How I Cope When Vivid Dreams Affect My Anxiety
Have you ever had a really vivid dream that affected your anxiety? Maybe you found yourself overanalyzing the dream the next day. Perhaps it was just a nice dream that you wish would exist in real life, or maybe it was a nightmare that increased anxiety. Whatever the case, vivid dreams can cause us to behave or think differently after we wake up. Read on to learn about how my vivid dreams affect my anxiety and what I am doing to cope.
Vivid Dreams Affect My Anxiety for Various Reasons
While many people forget their dreams after they wake up, I usually remember mine. Part of it might have to do with stress from school and/or work as well as my nighttime rituals. For instance, I often watch Netflix late at night when I should be asleep. Recently, I had a very vivid dream that affected my anxiety after I played a meditation video for sleep. The weird thing about my dreams is that they can be really bad after a good day or even after I watch a pleasant show.
For some reason, there usually seems to be at least one angry person in my dreams. Often times, it is a former boss or coworker. In these dreams, I am either doing something wrong or not working fast enough. When I wake up, I feel guilty or sad. It's possible that some of my vivid dreams create anxiety subconsciously during my work shifts.
Not too long ago, I had a dream that I was back in high school eating lunch with classmates from my past. These people were classmates I had not seen or talked to in years. They were not even part of my actual group of friends. After I woke up from one of these dreams, I went on Facebook. Then I realized that social media must have had something to do with the vivid dream and the way it affected my anxiety. I stumbled upon so many friends' names so many times. Even if I had not looked at their profiles, I remembered them from my past.
How I Cope with Anxiety from Vivid Dreams
I Spend 10 Minutes Recording My Dreams in a Journal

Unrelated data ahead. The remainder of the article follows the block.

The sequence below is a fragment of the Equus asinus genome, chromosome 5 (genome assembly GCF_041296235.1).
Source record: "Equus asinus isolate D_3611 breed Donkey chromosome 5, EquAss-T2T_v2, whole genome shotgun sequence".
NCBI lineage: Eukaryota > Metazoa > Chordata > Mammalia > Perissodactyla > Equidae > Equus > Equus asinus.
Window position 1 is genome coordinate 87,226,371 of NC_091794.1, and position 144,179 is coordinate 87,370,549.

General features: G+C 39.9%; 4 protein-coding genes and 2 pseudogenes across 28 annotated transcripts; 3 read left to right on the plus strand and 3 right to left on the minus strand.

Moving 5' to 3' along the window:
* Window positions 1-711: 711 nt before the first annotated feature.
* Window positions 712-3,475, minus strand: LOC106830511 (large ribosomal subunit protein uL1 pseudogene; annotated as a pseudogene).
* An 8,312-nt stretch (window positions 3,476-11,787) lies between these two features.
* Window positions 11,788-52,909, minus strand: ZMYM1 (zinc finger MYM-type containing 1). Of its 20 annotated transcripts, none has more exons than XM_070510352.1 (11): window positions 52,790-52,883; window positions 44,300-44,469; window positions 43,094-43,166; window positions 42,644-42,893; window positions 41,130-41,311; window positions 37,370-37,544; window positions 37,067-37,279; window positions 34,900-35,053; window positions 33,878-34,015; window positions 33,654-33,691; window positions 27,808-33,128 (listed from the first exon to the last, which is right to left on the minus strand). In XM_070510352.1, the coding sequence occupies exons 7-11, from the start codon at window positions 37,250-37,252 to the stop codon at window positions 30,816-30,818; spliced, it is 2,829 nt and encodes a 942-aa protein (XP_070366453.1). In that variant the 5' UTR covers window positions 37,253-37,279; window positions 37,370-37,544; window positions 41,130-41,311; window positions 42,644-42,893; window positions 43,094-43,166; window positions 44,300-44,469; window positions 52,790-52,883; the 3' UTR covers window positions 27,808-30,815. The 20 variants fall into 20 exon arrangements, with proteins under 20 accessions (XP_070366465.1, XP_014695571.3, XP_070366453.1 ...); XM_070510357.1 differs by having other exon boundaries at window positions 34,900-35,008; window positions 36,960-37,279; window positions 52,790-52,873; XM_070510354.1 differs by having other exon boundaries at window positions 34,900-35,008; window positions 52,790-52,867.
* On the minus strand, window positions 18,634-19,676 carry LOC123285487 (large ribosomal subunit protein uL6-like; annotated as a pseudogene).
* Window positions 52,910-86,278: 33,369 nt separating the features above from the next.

By writing in my journal to record my dreams, I can see if there are any recurring themes. If there are, I can figure out how they might be related to real life. Although this can be helpful for me to learn more about how my subconscious brain works, I do not allow myself to focus on the journal for more than 10 minutes. Setting a 10-minute time limit gives me enough time to learn something and then release anxiety.
I Talk to Someone About my Dreams
Sometimes I tell a friend or family member about my dreams. Often times, I find out that they have had dreams that were just as weird. Even though I feel bad that they have experienced the same thing, I feel less alone. Also, I do not feel so crazy. So I feel less paranoid that something must be wrong with me.
I Write a Story Based on a Good Dream
After a bad dream, the best way for me to distract myself is to think about something pleasant, even if it is just a dream (How to Cope with Nightmares). Thinking about a good dream leads to good ideas for stories. If I remember every detail from a dream, I might just relive it in my head and write it down exactly as it happened. If I forget parts of the dream or just want to be creative, I include details that I do remember and add to them as I write.
If dreams have affected your anxiety and you have tips on how to cope with it, please share in the comments.
Lueck, M. (2017, November 12). How I Cope When Vivid Dreams Affect My Anxiety, HealthyPlace. Retrieved on 2020, June 1 from https://www.healthyplace.com/blogs/toughtimes/2017/11/how-i-cope-when-vivid-dreams-increase-my-anxiety